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Coronavirus: The Origin Story

In recent years, animal-to-human crossovers have been observed with Nipah virus in Malaysia, and Ebola and Marburg viruses in Africa. SARS-CoV-2 is just one among three 21st century animal-to-human Coronavirus spillover events. Considering the high rate of mutation among RNA viruses, the number of animal coronaviruses, and the mixing of animals into densely populated areas spillover is not unexpected.

Coronavirus was first identified in the 1960s by Tyrrel and Byone1. Its pathogenicity, for the most part, is considered low, occasionally leading to acute upper respiratory infection in infants, young adults, elderly and immunocompromised patients. The family is taxonomically subdivided into alpha-, beta-, gamma- and deltacoronavirus and is known to cause disease in human and non-human animals. Prior to SARS-CoV-2, seven Coronavirus strains were known to cause mild to moderate respiratory infections similar to the common cold in humans (see table) 3.





Human Coronavirus species


229E, NL6 (alpha coronavirus) and OC43, HKU1 (non-SARS human betacoronavirus) common causes of human infections worldwide






Non-SARS human species



Other human coronaviruses from animal spillover



Novel coronavirus that causes COVID-19


avian coronavirus

Avian virus primarily affecting chickens; causative agent for infectious bronchitis virus (IBV)


Primarily avian;
also detected in marine mammals

 Recently discovered
avian (songbird)

Human Coronavirus (HCoV) is a common cause of respiratory infection worldwide. CoV 229E and OC43 have a prevalence rate of 3%-11% among hospitalized elderly patients4. They  cause approximately 25% of colds similar to those caused by the rhinoviruses5. Severe Acute Respiratory Syndrome (SARS) first reported in 2002 and Middle East Respiratory Syndrome (MERS) first reported in 2012 lead to severe respiratory infections in humans. Both are zoonotic pathogens suspected to have originated in bats. Coronaviruses that are highly pathogenic in humans are a 21st century phenomenon beginning with the emergence of SARS and MERS6. However, antibodies detected in camel serum samples dating as far back as 1983 suggest MERS may have emerged decades before the 2012 outbreak7. Phylogenetic analyses indicate the virus responsible for coronavirus-associated acute respiratory disease (COVID-19), is closely related to the 2002 virus8.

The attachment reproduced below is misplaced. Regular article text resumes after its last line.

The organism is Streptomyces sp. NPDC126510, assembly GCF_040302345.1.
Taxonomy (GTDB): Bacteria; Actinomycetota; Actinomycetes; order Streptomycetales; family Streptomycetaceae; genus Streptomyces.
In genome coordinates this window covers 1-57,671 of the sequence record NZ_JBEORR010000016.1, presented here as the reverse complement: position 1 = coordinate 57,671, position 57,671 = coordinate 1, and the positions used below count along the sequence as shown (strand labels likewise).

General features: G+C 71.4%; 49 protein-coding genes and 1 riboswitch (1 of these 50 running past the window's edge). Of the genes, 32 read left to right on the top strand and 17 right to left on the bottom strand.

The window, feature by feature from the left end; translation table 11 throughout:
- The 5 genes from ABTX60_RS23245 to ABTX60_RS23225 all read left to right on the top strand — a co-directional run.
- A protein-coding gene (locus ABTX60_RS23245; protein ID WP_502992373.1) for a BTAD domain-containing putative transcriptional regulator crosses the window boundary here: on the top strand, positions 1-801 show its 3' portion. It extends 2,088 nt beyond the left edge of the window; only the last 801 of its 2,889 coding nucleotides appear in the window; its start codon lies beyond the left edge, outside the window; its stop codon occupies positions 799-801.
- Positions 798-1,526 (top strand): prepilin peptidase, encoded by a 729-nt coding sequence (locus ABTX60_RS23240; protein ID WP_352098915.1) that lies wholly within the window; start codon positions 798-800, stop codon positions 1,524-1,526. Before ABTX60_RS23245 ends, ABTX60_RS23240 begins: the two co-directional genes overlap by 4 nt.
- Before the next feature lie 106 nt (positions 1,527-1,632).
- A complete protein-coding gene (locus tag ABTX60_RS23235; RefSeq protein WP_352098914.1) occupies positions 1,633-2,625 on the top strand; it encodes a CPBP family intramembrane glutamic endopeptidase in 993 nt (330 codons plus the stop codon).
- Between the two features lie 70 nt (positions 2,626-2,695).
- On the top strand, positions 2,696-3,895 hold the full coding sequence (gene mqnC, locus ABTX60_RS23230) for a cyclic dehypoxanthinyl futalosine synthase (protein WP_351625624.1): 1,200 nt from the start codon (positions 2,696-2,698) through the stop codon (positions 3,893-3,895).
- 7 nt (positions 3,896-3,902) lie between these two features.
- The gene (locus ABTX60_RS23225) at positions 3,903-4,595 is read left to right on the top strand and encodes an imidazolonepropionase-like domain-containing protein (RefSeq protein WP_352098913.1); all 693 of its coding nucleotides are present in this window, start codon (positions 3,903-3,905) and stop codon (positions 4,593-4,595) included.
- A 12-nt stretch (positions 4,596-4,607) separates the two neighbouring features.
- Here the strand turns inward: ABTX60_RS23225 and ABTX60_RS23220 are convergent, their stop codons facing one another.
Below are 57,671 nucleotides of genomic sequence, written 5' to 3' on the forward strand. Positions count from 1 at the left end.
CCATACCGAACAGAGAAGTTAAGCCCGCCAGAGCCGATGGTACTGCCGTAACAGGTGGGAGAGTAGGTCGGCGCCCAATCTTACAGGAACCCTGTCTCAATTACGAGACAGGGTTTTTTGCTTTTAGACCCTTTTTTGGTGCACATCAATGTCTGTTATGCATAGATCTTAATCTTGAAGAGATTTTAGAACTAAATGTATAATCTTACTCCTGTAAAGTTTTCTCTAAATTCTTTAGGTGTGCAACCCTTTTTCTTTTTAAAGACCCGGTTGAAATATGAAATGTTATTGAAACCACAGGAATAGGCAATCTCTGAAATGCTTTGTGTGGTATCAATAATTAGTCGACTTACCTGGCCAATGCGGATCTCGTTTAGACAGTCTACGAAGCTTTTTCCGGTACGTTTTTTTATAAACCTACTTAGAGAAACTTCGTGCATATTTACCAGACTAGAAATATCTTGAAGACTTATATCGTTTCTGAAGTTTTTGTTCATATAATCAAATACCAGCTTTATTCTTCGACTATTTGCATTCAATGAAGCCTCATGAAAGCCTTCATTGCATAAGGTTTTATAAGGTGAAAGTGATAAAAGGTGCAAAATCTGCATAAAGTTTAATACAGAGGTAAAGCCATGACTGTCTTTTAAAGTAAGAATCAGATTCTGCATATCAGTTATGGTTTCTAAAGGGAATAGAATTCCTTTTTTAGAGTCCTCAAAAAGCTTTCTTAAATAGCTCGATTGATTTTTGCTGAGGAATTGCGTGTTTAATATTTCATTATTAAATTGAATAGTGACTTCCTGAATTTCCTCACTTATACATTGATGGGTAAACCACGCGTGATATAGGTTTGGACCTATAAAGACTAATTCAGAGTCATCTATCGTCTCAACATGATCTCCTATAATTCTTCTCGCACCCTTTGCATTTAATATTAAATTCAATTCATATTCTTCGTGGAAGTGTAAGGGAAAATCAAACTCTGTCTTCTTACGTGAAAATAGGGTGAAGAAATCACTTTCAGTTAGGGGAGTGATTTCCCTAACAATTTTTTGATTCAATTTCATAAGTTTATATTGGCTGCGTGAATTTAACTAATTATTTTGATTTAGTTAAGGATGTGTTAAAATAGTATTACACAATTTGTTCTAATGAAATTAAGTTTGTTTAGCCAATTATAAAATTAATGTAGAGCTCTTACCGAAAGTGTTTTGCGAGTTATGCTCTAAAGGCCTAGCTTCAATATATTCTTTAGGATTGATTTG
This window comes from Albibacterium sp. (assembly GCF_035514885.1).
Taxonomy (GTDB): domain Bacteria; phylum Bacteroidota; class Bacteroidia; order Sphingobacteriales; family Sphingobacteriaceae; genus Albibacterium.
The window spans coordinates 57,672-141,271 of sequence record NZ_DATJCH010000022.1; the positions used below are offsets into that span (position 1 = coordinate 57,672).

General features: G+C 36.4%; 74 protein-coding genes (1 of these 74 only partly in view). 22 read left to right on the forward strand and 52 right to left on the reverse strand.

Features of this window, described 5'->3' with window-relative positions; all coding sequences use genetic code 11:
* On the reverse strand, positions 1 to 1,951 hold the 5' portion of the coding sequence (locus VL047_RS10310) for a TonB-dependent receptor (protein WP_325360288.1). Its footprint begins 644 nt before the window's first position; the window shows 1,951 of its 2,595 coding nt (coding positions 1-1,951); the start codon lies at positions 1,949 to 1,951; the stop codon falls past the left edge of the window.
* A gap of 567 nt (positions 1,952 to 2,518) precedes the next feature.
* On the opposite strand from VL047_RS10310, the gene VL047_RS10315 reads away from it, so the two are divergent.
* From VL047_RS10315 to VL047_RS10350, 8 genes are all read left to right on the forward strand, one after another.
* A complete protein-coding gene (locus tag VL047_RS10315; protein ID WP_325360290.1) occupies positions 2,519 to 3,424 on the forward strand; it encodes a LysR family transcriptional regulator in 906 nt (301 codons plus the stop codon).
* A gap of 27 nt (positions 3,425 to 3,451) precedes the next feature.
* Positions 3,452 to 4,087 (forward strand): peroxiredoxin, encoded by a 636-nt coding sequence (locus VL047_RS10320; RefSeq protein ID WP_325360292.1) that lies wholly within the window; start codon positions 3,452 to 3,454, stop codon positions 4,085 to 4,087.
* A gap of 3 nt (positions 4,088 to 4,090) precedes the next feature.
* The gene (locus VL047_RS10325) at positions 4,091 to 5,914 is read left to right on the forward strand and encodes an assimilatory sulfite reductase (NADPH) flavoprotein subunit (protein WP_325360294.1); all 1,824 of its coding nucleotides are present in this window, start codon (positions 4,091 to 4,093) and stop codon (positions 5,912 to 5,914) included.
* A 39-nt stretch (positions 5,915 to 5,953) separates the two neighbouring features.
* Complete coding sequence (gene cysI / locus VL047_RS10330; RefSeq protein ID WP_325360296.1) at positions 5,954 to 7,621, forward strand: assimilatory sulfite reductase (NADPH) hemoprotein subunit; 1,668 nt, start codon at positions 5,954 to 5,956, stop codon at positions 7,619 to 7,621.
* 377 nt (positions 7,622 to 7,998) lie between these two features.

The limited number of BSL-3 and BSL-4 facilities currently available is a big barrier against the timely development of effective treatments for emerging public health threats such as COVID-19. However, recombinant technologies offer tools to enable rapid development of quantitative tests for viral infectivity outside of strict BSL-3 biocontainment9. For example, neutralization assays using pseudotyped viruses instead of live pathogens, are cost-effective BSL-2 tools for preclinical research and development. Vesicular stomatitis virus (VSV) pseudotyped to express the Coronavirus Spike (s) protein is allows researchers to evaluate the efficacy of antiviral candidates that target Spike-mediated infectivity. Using Luciferase fluorescent signals, the rVSV platforms can be used to screen the neutralization potency of drugs and therapeutics.

At IBT Bioservices our mission is to deliver high quality discovery tools and testing services to advance the fight against infectious diseases. Answering the urgent and immediate need for access to effective and affordable research and development tools, we now offer pseudotyped assay to test neutralization efficacy against several SARS-CoV-2 variants. We also offer proof-of-concept in vitro and in vivo research services for a range of viral and bacterial pathogens. Contact us for a consultation and a no-obligation quote.


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